BEIJING — China’s move to end a four-month long moratorium on initial public offerings (IPOs) has rekindled investors’ spirit as the country’s reform drive builds a healthier stock market.
The China Securities Regulatory Commission announced on Nov 6 it will allow 28 companies, whose listings were already approved but halted in July, out of the gate by the end of this year.
Chinese investors rejoiced on Nov 9, the first trading day after the announcement, with the benchmark Shanghai Composite Index rising 1.58 percent to 3646.88 points.
The commission also introduced significant changes to IPO procedures, allowing investors to subscribe without paying into escrow accounts in advance, giving more priority to information disclosure instead of pre-IPO approvals, and simplifying procedures for smaller IPOs.
It is not the first time China has frozen IPOs.
“Similar actions have taken place eight times in the past. A restart to IPOs often points to investors gathering confidence again,” said Ping An Securities analyst Wei Wei.
This time, the relaunch came earlier than expected, showing regulators’ resolution and confidence in accelerating capital market reforms and their judgment that the market is now back to normal, Wei said.
IPOs in China were suspended in July after the main market index plunged 30 percent from its June 12 peak, as panic-triggered sell-off spiked a market bubble that was inflated partly by heavily-leveraged trading.
Authorities have since then cracked down on the use of leverage, which magnifies both gains and losses, while pouring funds into the market and investigating “malicious” short selling.
Before the IPO resumption, Chinese shares rebounded more than 20 percent from an Aug 26 low.
“The time is ripe for resuming IPOs, as over-the-counter leveraged trading has been almost cleared,” said Guan Qingyou, researcher with Minsheng Securities.
The reforms announced on Nov 6 also prevented a supply of new shares from causing turbulence in the market, he explained.
Before the reforms, investors had to freeze big sums of funds in escrow accounts ahead of IPO subscriptions. Under the new rules, they pay only after the allocation of the shares is confirmed.
Investors have embraced the change well. “No freezing money for IPOs? That was like a free lottery!” an Internet user wrote on Chinese microblog Weibo.
IPOs in China were often oversubscribed by more than a hundred times. Early in June, when 25 IPOs took place, nearly 6 trillion yuan ($944 billion) of funds were tied up. Under the new rule, only 41.4 billion yuan would have been locked.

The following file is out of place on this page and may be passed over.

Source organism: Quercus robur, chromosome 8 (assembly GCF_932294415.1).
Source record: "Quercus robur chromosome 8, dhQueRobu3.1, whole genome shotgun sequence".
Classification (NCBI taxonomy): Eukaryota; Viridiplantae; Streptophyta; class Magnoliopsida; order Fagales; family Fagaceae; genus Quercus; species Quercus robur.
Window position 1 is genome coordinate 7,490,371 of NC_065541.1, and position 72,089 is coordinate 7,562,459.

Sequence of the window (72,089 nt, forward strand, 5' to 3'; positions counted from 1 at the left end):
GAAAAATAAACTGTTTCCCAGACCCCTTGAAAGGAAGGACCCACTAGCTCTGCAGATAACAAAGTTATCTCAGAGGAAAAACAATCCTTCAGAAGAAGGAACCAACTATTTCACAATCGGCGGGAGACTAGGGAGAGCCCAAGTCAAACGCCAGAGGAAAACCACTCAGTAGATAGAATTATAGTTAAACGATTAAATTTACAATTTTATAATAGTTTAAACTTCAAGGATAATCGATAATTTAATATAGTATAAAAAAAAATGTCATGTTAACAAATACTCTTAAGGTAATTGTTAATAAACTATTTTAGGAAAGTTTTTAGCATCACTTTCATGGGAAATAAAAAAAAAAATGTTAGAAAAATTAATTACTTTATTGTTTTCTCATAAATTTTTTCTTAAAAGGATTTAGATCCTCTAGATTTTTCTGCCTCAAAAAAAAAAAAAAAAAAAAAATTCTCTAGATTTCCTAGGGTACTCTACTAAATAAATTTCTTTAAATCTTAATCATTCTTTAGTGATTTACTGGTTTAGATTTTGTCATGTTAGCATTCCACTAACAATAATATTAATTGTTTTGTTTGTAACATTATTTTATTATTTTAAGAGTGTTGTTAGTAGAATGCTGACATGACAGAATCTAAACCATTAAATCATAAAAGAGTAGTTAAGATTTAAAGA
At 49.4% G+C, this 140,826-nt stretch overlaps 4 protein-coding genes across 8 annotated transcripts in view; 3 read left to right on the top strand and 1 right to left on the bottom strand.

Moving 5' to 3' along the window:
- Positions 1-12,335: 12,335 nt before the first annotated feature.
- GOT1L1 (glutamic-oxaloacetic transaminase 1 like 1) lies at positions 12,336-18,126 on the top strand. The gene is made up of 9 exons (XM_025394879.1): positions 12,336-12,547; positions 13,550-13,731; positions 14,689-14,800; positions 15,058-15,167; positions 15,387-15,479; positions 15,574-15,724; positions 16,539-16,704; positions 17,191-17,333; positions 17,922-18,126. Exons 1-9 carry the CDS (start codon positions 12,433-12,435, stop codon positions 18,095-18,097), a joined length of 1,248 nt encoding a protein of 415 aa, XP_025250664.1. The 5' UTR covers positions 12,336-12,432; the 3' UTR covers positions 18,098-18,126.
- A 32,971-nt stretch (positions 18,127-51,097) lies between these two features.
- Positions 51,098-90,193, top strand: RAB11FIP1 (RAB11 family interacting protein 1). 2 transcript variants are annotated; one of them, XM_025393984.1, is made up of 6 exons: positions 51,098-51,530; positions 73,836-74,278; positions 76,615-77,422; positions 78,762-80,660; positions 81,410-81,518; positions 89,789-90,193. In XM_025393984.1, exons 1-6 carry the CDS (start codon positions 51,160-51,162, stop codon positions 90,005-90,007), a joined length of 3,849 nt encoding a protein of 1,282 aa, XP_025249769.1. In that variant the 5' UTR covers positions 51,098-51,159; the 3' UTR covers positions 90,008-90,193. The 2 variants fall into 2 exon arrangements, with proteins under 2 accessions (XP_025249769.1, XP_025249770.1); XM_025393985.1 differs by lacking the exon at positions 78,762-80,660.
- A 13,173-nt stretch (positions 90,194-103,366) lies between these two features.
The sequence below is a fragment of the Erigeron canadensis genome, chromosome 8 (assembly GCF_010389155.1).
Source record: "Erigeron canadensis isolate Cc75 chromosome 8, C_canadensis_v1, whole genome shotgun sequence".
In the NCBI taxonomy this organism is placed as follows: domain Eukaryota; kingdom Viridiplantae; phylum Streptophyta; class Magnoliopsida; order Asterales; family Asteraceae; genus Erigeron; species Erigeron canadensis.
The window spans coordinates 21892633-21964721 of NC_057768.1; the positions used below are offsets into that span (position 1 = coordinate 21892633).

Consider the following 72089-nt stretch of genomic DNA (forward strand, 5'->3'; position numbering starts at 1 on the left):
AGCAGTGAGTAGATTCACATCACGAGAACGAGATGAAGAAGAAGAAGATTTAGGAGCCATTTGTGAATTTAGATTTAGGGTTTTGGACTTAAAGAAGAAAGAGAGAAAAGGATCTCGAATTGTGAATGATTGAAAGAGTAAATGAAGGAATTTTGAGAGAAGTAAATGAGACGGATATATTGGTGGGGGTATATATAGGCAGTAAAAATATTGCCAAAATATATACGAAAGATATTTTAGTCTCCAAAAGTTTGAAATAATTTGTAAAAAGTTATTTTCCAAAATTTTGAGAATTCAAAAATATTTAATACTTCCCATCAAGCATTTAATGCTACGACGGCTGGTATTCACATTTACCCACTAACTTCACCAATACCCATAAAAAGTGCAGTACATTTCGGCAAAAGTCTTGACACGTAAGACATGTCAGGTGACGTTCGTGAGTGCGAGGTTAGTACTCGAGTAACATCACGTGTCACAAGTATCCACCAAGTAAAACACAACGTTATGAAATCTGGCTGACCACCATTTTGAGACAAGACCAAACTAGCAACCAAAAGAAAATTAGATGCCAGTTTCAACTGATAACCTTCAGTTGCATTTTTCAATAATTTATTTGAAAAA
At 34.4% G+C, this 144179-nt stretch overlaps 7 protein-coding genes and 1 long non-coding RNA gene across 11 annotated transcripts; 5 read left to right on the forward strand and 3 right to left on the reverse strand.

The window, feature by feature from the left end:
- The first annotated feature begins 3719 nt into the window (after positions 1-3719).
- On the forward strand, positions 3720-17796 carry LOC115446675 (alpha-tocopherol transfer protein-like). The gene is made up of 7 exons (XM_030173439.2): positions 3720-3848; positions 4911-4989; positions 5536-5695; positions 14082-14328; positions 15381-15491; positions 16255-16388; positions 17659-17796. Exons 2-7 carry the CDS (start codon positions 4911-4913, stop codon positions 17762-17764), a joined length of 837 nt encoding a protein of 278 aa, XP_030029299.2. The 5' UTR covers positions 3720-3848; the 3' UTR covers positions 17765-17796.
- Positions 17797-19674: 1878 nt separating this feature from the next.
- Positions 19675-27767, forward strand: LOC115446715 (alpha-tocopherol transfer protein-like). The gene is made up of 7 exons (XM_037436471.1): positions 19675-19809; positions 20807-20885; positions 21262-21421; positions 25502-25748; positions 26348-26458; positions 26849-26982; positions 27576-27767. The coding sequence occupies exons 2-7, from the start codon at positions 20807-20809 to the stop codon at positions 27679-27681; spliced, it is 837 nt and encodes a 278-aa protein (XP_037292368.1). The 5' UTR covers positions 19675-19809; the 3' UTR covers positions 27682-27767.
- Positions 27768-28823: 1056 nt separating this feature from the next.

While withdrawal of funds before an IPO often led to sinking stock prices, the return to the market after subscriptions sent prices high, leading to market instability.
“The reforms will help reduce speculation and cyclic disruptions,” Guan said.
Viewed against the backdrop of China’s economy, the reforms will have broader repercussions.
They will bring down the yields for IPO subscriptions, helping strain the overall liquidity and boosting the funding costs for other parts of the market, said Guotai Junan Securities analyst Ren Zeping.
Funding difficulties are among the biggest headaches troubling Chinese enterprises, especially small and private firms, at a time of economic slowdown.
The changes on Nov 6 also eliminated the bookbuilding process for IPOs with fewer than 20 million shares, which will streamline IPO procedures and reduce their listing costs.
That will benefit small- and medium-sized enterprises, making it more convenient for them to seek funds from the stock market, said Wei.
Unlike in more mature economies like the United States, the stock market only contributes to a small part of corporate financing in China, though the government has long called for an increase.
Direct financing, including stocks and bonds, took up less than a fifth of the country’s total social financing, according to official data for the first eight months of 2015.
As banks are reluctant to lend to small companies for fear of risks, the stock market is increasingly viewed as an alternative.
A larger share for direct financing has been written into the Communist Party of China’s proposals for a new five-year development plan for the 2016-2020 period. To achieve it, an overhaul of the IPO rules is a must.
Authorities have set the reform target to allow firms to go public without the current administrative approvals, by phasing in a registration-based system that relies on full and truthful information disclosure
The moves on Nov 6 were viewed as a major step in that direction. Regulators will remove some criteria for IPO approvals and strengthen requirements for information disclosure instead.
That signifies a shift of focus from administrative approvals to information disclosure for IPOs.
“This effectively provided policy support for the finishing touch on registration-based IPOs,” said Dong Dengxin, a securities researcher with Wuhan University of Science and Technology.